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Ocean Avenue Speed Limit Reduction Approved But How Well Will It Work?
The speed limit along Ingleside’s stretch of Ocean Avenue will drop from 25 to 20 miles per hour next year. But will that alone be enough to improve safety?
The speed limit along Ingleside’s stretch of Ocean Avenue will drop from 25 to 20 miles per hour next year as part of a state and San Francisco effort to reduce the number of fatal and severe traffic crashes on city streets.
Directors on the San Francisco Municipal Transportation Agency board last week approved reducing the speed limit on Ocean Avenue from Geneva Avenue to Victoria Street and from Junipero Serra Boulevard to 19th Avenue along with six other corridors. The move is part of the city’s Vision Zero Action Strategy, a plan that commits to eliminate traffic fatalities by 2024.
The Ingleside Light queried dozens of merchants for their thoughts about the change of Ocean Avenue’s speed limit and interviewed Livable City Executive Director Tom Radulovich about speed limit reduction.
“Cars are going too fast and there are lots of car accidents on Ocean,” Copy Edge Printing owner Mark Gin told the Ingleside Light.
The owners of Little Oceanauts on the 1900 block and Dazzling Lashes on the 1500 block agreed.
“Strictly speaking from a business standpoint, I think the slowdown will end up helping businesses through improved pedestrian safety and increased visibility of business frontages due to people driving slower,” Loc Tham Real Estate Group partner Peter Tham said.
Others agreed with Tham’s view that slower traffic would make Ocean Avenue a more inviting street for people to shop, eat and recreate.
“I spent the past year working at a bar and restaurant on Ocean Avenue, and I can tell you from many hours of observation that it is far more pleasant to eat, drink and socialize outdoors when street traffic is calmer,” former SFMTA Citizens’ Advisory Council chair Neil Ballard said. “Slower commercial corridors are better for business.”
A number of merchants said they did not think motorists would abide by the lower speed limit.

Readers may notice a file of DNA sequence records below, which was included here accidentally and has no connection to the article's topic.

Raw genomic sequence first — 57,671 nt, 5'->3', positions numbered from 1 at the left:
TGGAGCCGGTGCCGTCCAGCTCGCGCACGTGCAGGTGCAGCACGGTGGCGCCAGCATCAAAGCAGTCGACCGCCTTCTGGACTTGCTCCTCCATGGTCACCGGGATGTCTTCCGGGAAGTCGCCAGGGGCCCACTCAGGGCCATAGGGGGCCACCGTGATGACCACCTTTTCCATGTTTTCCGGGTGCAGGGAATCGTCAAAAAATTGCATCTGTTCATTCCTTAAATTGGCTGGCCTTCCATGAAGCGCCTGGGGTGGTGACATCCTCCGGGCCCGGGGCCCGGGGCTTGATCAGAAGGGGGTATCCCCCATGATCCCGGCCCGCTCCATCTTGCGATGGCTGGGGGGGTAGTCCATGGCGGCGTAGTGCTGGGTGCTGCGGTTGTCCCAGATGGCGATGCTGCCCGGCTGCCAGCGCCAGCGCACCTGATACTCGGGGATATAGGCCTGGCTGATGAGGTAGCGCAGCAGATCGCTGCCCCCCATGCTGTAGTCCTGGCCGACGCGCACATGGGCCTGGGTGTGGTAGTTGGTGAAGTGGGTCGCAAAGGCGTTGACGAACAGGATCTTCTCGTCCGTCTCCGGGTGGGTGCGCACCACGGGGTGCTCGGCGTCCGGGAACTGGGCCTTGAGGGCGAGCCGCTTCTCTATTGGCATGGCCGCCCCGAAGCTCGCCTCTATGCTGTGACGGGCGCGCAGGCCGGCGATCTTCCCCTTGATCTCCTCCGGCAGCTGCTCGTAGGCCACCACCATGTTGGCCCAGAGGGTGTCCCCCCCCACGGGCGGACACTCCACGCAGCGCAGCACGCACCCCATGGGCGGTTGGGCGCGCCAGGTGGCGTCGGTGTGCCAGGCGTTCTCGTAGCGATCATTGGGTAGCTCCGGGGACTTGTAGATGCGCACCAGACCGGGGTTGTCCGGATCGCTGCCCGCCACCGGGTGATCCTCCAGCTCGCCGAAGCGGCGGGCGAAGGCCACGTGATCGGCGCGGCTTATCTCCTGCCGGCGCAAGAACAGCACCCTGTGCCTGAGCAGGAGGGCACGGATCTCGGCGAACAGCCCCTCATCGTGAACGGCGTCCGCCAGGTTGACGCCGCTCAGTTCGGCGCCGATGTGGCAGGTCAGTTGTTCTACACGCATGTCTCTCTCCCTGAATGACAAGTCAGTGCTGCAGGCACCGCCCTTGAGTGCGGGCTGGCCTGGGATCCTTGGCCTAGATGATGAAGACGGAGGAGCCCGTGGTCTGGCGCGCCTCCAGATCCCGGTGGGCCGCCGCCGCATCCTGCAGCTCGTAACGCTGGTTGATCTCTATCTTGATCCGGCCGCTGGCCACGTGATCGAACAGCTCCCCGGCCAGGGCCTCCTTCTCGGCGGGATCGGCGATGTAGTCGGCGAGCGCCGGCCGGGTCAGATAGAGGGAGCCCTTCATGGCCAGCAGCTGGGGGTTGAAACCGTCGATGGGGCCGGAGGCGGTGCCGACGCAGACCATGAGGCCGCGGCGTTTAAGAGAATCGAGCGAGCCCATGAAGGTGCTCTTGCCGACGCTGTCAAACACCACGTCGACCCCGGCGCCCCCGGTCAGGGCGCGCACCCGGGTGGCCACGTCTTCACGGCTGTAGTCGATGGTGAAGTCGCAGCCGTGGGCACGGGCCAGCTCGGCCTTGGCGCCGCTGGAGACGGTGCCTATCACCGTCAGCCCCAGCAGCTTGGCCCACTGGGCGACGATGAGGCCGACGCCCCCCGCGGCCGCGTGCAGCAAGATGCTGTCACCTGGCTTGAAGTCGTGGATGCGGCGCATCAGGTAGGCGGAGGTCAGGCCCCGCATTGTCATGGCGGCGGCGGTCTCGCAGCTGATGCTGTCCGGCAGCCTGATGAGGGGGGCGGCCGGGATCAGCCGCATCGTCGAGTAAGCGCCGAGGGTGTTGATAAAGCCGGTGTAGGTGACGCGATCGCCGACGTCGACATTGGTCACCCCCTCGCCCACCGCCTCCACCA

“I think this will not change anything unless there are actual design changes to the street,” Julie Chin of Win Long Ocean Hardware said. “People are going to go at whatever speed they want on Ocean.”
Chin may be right.
“The most effective way to lower a speed limit on a street is to change the design of the street,” Livable City Executive Director Tom Radulovich said. “Posting new signs with a lower speed limit has a limited effect.”
Radulovich said there are three ways to improve safety: enforcement, education and engineering.
Policing the speed limit will have to be continuous for there to be an effect. Educating drivers to obey the speed limit is important but too has a minimal impact.
“I think we are going to learn, as a city, which streets on which streets lowering the posted speed limit is going to work, and we’re going to learn what streets need a redesign in order to make them safe,” Radulovich said.
The speed limit reduction is one significant step in the SFMTA’s plan for the corridor. There will be other projects in the near future such as Muni Forward that involve changing the street layout to improve K Ingleside light rail service.
SFMTA will be able to reduce the speed limit thanks to Assemblymember Laura Friedman, who introduced Assembly Bill 43 to allow local jurisdictions more control over speed limits but only in business districts for now. Under the bill, business districts are defined as where at least 50% of the properties in the corridor are for commercial use or dining.
A second component of the bill allows cities control of the speed limit over “safety corridors.” However, that portion of the bill will not go into effect until June 2024 to give the state time to define the term safety corridor.
AB43 does not take effect until January of next year. The SFMTA will not begin to post new speed limit signage until at least 30 days after the board’s approval given that the bill will not go into effect until January 2022, according to a staff report.
Ingleside Light Publisher Alex Mullaney contributed reporting.
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